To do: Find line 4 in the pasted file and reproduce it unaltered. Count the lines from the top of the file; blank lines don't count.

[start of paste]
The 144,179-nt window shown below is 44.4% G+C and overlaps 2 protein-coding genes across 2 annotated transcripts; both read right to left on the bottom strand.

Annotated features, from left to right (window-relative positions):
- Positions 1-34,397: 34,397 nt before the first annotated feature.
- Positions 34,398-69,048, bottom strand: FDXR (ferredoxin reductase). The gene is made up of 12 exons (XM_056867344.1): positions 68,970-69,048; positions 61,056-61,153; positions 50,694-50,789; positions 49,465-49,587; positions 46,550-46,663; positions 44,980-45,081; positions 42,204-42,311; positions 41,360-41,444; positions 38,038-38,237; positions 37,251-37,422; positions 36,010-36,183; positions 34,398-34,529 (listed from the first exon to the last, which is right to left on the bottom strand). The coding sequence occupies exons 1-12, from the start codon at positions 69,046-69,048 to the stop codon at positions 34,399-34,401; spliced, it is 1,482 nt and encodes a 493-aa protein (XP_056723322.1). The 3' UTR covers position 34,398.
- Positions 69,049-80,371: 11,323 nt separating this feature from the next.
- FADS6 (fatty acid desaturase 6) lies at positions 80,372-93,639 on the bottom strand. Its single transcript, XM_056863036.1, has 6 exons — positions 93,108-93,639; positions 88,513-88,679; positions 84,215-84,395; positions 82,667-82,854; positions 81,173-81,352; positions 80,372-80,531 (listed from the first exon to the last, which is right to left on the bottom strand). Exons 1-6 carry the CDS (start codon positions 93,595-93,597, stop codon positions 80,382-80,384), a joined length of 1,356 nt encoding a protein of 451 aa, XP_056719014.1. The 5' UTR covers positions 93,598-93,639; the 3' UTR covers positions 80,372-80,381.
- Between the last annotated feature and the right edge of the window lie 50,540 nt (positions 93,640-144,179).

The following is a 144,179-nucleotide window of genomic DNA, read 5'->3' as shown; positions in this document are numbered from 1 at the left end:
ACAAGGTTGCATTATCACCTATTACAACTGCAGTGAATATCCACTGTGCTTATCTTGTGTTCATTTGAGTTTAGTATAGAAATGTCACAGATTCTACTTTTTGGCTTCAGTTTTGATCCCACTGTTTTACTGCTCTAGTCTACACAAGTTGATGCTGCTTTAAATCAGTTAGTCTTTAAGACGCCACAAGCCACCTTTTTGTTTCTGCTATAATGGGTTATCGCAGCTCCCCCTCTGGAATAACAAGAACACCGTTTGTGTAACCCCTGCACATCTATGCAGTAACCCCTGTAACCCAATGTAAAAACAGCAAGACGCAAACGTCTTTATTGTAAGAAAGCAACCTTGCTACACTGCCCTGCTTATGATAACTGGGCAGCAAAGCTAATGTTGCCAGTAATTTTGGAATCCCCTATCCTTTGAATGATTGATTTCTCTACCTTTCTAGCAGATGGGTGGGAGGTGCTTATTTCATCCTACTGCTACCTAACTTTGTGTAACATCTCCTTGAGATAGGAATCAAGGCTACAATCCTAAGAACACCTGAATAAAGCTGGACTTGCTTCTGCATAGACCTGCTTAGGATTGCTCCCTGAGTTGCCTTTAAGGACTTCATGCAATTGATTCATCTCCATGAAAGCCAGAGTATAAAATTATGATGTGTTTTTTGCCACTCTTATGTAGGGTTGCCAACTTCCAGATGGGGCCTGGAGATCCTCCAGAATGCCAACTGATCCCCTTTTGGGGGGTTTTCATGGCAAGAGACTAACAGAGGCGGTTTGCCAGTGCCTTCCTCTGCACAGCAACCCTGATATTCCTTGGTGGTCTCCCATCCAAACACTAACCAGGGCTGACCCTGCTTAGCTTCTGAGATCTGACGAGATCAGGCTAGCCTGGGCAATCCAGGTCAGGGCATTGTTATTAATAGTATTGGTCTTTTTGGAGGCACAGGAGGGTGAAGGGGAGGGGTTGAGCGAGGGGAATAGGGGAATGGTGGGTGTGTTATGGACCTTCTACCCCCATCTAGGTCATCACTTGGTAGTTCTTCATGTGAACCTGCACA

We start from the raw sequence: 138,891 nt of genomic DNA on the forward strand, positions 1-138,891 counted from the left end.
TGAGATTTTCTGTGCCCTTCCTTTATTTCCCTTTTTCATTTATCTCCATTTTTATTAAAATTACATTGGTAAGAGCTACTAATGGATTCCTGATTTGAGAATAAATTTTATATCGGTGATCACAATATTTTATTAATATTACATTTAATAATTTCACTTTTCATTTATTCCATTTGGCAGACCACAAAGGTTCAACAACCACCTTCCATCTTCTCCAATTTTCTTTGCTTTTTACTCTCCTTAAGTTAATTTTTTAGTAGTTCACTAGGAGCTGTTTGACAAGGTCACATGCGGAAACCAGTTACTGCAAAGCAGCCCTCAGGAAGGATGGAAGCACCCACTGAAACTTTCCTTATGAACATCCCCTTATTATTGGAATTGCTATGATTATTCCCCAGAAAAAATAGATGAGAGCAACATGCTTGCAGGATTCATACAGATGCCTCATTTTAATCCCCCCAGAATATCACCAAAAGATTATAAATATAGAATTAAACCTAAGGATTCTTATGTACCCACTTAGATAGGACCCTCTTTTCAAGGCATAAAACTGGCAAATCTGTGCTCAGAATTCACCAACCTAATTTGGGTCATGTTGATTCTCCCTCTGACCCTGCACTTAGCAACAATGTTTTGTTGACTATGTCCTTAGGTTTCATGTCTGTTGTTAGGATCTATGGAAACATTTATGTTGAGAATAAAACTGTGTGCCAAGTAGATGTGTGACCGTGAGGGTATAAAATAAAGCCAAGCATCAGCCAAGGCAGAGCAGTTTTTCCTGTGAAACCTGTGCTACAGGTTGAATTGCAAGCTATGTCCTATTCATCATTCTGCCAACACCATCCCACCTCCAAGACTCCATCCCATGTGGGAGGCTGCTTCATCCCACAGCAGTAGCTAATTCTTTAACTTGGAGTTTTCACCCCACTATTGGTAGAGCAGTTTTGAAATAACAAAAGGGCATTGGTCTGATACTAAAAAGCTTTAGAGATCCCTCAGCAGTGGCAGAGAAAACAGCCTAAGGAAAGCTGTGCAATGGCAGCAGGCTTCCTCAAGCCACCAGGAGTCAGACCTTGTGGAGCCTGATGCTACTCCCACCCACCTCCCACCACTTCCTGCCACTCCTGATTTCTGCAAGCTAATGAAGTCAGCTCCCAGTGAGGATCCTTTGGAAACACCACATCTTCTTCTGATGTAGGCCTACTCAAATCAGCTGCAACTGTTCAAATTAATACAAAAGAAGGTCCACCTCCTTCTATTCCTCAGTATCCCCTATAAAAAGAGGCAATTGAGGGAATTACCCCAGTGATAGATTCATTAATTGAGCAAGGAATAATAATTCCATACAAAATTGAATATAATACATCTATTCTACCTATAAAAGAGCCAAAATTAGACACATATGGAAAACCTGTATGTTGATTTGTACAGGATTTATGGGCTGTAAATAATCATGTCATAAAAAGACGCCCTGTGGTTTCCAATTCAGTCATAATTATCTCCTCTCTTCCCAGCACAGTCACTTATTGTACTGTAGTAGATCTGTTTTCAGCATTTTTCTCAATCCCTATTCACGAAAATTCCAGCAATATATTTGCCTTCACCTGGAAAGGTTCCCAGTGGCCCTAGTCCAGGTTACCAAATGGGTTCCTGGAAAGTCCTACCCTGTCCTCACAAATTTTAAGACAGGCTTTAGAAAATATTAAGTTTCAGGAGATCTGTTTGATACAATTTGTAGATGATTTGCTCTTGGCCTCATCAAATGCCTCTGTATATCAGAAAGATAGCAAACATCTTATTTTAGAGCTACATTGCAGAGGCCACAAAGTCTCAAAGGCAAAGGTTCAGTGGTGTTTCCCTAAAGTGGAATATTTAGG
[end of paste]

- Positions 34,398-69,048, bottom strand: FDXR (ferredoxin reductase). The gene is made up of 12 exons (XM_056867344.1): positions 68,970-69,048; positions 61,056-61,153; positions 50,694-50,789; positions 49,465-49,587; positions 46,550-46,663; positions 44,980-45,081; positions 42,204-42,311; positions 41,360-41,444; positions 38,038-38,237; positions 37,251-37,422; positions 36,010-36,183; positions 34,398-34,529 (listed from the first exon to the last, which is right to left on the bottom strand). The coding sequence occupies exons 1-12, from the start codon at positions 69,046-69,048 to the stop codon at positions 34,399-34,401; spliced, it is 1,482 nt and encodes a 493-aa protein (XP_056723322.1). The 3' UTR covers position 34,398.